Following the release of their highly-anticipated debut album Try Not To Freak Out, Norwegian punk band Sløtface began the U.S. leg of their tour at The Echo in Los Angeles.
Seattle-based electro-rock duo Ever So Android opened the night with a mixture of programmer Drew Murray’s live guitar and backing-tracked beats layered over vocalist Hope Simpson’s dynamic and enthusiastic singing. With an ever-changing blend of various genres to create hypnotic bashers, drawing from soul, EDM, and punk backgrounds, the two artists left the audience entranced with their onstage interaction–both physically, in the entrancing dance moves about the stage, and musically, with a masterful melding of Simpson’s vocals and Murray’s instrumentals.
Grace McKagan, frontwoman for Seattle band The Pink Slips, (also the daughter of Duff McKagan of Guns N’ Roses fame) brought out alter ego GRAVE full-force during the second act of the evening. Drawing from acts like Ziggy Stardust and Alice Cooper, McKagan’s stage presence was a force to be reckoned with. The backing instrumentals also draw from rock icons of the past–influences from both modern pop music and elements in 70’s and 80’s New Wave and punk are apparent. The combination makes for an impressive synth-punk feel that’s a fit for everyone listening and watching. With an album planned for sometime this year, and a slot at some of the biggest festivals of the Summer, The Pink Slips are definitely going places.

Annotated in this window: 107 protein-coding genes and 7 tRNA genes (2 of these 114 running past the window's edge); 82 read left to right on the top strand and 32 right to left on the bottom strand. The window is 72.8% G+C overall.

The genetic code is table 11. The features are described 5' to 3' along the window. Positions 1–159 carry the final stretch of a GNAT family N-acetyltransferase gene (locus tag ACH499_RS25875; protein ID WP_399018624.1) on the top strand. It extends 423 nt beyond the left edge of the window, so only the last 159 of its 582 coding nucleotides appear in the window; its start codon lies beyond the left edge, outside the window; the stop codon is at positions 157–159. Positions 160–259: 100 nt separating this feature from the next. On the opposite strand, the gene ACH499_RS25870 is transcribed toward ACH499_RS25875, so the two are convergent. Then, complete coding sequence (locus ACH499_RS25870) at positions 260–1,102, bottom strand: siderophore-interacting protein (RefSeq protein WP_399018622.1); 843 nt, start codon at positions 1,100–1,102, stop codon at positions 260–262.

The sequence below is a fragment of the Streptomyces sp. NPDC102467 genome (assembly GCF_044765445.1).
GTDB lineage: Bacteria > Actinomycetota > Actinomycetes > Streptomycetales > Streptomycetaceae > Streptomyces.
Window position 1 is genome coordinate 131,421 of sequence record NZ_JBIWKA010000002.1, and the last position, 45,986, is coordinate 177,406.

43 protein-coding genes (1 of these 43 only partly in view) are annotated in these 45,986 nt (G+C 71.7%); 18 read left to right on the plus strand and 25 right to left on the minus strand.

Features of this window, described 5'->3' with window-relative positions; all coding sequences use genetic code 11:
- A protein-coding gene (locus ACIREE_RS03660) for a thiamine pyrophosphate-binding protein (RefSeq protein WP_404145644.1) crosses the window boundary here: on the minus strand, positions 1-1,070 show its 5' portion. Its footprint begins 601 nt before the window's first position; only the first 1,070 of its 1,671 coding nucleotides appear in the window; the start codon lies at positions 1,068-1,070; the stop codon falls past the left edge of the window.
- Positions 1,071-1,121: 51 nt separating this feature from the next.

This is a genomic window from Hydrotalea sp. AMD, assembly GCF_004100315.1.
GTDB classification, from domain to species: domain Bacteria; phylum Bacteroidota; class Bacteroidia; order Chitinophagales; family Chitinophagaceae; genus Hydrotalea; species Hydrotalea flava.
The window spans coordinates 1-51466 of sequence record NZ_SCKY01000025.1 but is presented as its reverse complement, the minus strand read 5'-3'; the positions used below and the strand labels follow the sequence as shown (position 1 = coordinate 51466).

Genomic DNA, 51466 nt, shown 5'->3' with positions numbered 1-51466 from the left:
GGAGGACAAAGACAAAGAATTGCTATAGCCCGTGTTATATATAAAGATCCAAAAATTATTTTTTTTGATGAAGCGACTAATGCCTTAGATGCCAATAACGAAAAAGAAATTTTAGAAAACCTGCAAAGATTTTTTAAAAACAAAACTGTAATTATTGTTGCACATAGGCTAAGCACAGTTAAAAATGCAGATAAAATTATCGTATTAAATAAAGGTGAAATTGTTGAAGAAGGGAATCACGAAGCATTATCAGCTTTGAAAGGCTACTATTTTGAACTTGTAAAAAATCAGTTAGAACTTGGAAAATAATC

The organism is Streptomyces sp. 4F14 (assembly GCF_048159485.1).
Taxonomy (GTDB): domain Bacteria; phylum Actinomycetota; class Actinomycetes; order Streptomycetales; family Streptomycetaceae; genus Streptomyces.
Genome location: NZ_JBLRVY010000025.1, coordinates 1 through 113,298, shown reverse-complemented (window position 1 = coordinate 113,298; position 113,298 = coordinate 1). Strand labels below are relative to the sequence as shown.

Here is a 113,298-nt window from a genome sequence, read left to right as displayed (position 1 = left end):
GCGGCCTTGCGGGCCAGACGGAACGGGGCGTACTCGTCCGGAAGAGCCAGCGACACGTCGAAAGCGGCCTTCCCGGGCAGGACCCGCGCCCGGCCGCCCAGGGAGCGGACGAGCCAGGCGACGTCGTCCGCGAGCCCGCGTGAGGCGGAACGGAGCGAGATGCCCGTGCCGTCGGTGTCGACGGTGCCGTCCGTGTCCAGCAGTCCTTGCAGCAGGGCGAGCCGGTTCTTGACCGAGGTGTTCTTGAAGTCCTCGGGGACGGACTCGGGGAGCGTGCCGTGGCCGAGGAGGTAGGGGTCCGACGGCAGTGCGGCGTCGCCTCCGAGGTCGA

Indie-punk quartet Sløtface, originating from Stavanger, a small city in Norway, brought their own grunge-laden playful kind of punk to Los Angeles in celebration of their most recent release, the critically-acclaimed Try Not To Freak Out. Having been on the touring circuit for the past few years yet, with catchy bangers off a few older EPs, the album comes highly-anticipated, and for very good reason. Wanting to create the “perfect soundtrack to an early 2000s high school rom-com” with the album, the band have melded their passion for social activism with a carefree atmosphere most recognizable in the spirit of young adults.
(Before their tour even set off, they started with a request for more all-female and female-fronted bands to join them in an attempt to support more of these in a boys’-club industry.)
The mixture of Nirvana and Pixies-esque guitar wailings by Tor-Arne Vikingstad, pop punk-channeled unpolished vocals by frontwoman Haley Shea, and just a smidge of emo and party vibes results in a well-curated and diverse setlist. In a great alteration between older and slower single “Bright Lights” to the faster, kind-of title track “Try,” bassist Lasse Lokøy invited the crowd to join him in the mosh pit, which hardly let up until their closing song. The relatable anthem about keeping it together and not freaking out, with drummer Halvard Skeie Wiencke banging away in masterful drumlines, is a clear indication of the human element behind the band, and why so many gravitate towards their worldly lyrics.